Why I Don't Sell at Live Auctions | DomainInvesting.com
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Why I Don’t Sell at Live Auctions


Unlike many domain investors, I rarely ever submit any of my domain names for live auctions anymore, and there are reasons for this. I don’t like the terms offered by the auction houses, nor do I believe it’s in the best interest for me to sell my names this way. For what it’s worth, I think the commissions are too high for what is offered, I think the exclusivity period is far too long, and the time it takes to be paid appears to be much too long.

First things first – the commission. I have no problem whatsoever paying someone a fair rate for selling my domain names. No, I don’t expect an auction house to contact every potential end user for my name. However, I don’t believe banner advertising on domain-related websites or email advertising to the same crowd is enough. Simply selling my domain names to a group of domain investors at an anticipated auction isn’t enough incentive to pay 50-100% more commission than other outlets.

If I want to sell my domain names to other domain investors, I know many buyers, and I am very happy to try and sell on my own first (no cost). There are also the forums (like Namepros or DNForum) where people are looking to buy domain names (no cost). Additionally, there are some great newsletters (like Rick Latona, Eric Rice and DomainsNewsletter.com) who reach these same potential bidders at a much lower rate (5-10% per name).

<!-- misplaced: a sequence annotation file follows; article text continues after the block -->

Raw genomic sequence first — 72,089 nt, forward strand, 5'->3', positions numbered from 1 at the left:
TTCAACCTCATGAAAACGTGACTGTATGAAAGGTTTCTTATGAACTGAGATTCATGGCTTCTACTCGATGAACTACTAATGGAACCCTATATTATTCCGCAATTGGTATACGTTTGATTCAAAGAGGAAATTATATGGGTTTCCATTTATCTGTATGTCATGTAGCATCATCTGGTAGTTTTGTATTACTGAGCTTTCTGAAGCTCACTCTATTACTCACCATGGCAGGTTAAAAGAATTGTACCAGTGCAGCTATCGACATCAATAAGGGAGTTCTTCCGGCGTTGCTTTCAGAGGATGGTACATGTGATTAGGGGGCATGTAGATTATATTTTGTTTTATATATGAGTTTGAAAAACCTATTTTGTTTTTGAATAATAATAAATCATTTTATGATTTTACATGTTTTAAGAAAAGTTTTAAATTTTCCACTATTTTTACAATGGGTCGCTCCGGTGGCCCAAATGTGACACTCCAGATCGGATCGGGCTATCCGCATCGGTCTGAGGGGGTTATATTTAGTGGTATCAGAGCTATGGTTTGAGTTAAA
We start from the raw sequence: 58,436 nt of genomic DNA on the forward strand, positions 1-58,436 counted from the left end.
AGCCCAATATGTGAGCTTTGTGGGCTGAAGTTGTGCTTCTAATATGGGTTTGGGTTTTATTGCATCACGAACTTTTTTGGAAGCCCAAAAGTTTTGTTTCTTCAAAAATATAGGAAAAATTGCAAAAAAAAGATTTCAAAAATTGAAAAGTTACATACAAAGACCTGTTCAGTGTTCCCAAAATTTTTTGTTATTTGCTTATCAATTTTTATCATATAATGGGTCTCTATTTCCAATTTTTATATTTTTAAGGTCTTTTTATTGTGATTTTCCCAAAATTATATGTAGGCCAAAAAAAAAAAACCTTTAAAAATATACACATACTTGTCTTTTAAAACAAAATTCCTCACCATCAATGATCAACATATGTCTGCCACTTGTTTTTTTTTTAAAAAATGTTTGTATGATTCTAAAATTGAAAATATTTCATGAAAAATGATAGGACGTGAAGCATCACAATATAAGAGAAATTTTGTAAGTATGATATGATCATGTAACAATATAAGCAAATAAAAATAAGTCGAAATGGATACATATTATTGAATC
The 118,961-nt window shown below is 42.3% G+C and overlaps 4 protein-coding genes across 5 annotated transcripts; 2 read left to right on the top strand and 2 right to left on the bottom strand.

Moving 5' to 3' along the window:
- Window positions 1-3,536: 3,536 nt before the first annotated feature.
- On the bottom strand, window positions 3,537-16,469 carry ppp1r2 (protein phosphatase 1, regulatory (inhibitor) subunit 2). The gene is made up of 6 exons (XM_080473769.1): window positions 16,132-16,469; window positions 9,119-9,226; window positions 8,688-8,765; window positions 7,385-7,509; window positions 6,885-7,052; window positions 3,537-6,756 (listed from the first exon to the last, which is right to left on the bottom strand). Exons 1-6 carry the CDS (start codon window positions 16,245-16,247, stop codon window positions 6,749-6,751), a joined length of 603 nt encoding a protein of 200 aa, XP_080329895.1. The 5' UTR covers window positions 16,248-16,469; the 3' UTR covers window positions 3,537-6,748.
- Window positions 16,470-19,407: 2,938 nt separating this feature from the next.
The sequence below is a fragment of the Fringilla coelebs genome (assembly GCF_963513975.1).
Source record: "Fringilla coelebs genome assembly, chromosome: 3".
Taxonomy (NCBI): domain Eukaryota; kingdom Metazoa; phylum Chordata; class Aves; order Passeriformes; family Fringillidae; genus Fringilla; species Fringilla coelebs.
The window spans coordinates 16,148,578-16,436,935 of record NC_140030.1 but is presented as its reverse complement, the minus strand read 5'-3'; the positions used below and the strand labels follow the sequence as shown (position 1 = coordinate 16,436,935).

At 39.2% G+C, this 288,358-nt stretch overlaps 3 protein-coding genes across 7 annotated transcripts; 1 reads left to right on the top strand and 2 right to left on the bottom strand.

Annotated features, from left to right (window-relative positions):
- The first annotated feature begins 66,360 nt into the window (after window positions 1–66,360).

My next issue is the long period of exclusivity that’s required and the exclusivity renewal period if you don’t notify the auction house in time. Yes, I understand that they need to protect themselves so others can’t wait until the day after the auction to buy a name that didn’t receive bids. However, I don’t see auction houses (other than Jay’s blog posts before his auction) that really spend time on particular names. IMO, the auction house should get one opportunity to sell a good name at a good price. If they can’t close the deal, they shouldn’t hold exclusive rights on a domain name. If it really is priced fairly, it will sell at auction. If it isn’t, then maybe it shouldn’t have been listed by them in the first place.

As I told one person that has run domain auctions, there are ways to get around the exclusivity even if the domain is tied up (I won’t mention them because I don’t endorse this whatsoever). Although it’s unethical to do and a good reputation is the most important thing in this business, if a good customer of an auction house does this, I highly doubt the auction house will track them down over a few thousand dollars. The legal fees to take action would be high, it would be tough to prove an illegal activity occurred, and the cost of future lost business would be high.

Finally, I think the period of time it takes to be paid can be ridiculous. When I see a domain sale reported in DNJournal from an auction 2 months prior, I think that’s a bit crazy. If a person has a reputation of not paying on time, they should be prohibited from bidding. Also, something should be done to ensure payment is made ASAP. I bought Secaucus.com at the geo auction, and I am ready to pay. As soon as I receive the wire instructions, I will make payment. I wish others did this.